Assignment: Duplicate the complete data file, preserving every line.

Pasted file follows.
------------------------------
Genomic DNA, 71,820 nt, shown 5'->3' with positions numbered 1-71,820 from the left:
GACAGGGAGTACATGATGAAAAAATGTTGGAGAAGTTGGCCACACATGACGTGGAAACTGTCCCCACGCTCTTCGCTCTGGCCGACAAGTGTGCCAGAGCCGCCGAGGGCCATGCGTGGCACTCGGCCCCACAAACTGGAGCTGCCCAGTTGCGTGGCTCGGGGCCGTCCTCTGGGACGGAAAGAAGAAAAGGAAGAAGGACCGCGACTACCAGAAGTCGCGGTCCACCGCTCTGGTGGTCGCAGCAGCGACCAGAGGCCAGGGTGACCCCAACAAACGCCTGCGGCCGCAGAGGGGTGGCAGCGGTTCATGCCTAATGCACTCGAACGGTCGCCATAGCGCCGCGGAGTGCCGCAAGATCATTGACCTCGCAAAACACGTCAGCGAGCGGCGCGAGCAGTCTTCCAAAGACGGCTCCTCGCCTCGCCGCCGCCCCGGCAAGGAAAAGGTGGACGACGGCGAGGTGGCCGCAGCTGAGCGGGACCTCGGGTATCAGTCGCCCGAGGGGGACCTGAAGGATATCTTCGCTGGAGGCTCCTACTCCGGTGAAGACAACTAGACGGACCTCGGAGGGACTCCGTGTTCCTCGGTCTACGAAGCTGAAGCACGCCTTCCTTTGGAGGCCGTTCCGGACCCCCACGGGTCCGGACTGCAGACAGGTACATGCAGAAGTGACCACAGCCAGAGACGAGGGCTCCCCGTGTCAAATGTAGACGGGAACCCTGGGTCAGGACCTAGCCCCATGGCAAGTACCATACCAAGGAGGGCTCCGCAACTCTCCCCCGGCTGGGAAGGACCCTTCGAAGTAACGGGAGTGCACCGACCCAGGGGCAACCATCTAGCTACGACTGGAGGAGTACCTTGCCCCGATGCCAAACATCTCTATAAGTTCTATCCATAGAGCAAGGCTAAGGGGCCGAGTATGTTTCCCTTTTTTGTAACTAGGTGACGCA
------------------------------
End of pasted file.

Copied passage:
Genomic DNA, 71,820 nt, shown 5'->3' with positions numbered 1-71,820 from the left:
GACAGGGAGTACATGATGAAAAAATGTTGGAGAAGTTGGCCACACATGACGTGGAAACTGTCCCCACGCTCTTCGCTCTGGCCGACAAGTGTGCCAGAGCCGCCGAGGGCCATGCGTGGCACTCGGCCCCACAAACTGGAGCTGCCCAGTTGCGTGGCTCGGGGCCGTCCTCTGGGACGGAAAGAAGAAAAGGAAGAAGGACCGCGACTACCAGAAGTCGCGGTCCACCGCTCTGGTGGTCGCAGCAGCGACCAGAGGCCAGGGTGACCCCAACAAACGCCTGCGGCCGCAGAGGGGTGGCAGCGGTTCATGCCTAATGCACTCGAACGGTCGCCATAGCGCCGCGGAGTGCCGCAAGATCATTGACCTCGCAAAACACGTCAGCGAGCGGCGCGAGCAGTCTTCCAAAGACGGCTCCTCGCCTCGCCGCCGCCCCGGCAAGGAAAAGGTGGACGACGGCGAGGTGGCCGCAGCTGAGCGGGACCTCGGGTATCAGTCGCCCGAGGGGGACCTGAAGGATATCTTCGCTGGAGGCTCCTACTCCGGTGAAGACAACTAGACGGACCTCGGAGGGACTCCGTGTTCCTCGGTCTACGAAGCTGAAGCACGCCTTCCTTTGGAGGCCGTTCCGGACCCCCACGGGTCCGGACTGCAGACAGGTACATGCAGAAGTGACCACAGCCAGAGACGAGGGCTCCCCGTGTCAAATGTAGACGGGAACCCTGGGTCAGGACCTAGCCCCATGGCAAGTACCATACCAAGGAGGGCTCCGCAACTCTCCCCCGGCTGGGAAGGACCCTTCGAAGTAACGGGAGTGCACCGACCCAGGGGCAACCATCTAGCTACGACTGGAGGAGTACCTTGCCCCGATGCCAAACATCTCTATAAGTTCTATCCATAGAGCAAGGCTAAGGGGCCGAGTATGTTTCCCTTTTTTGTAACTAGGTGACGCA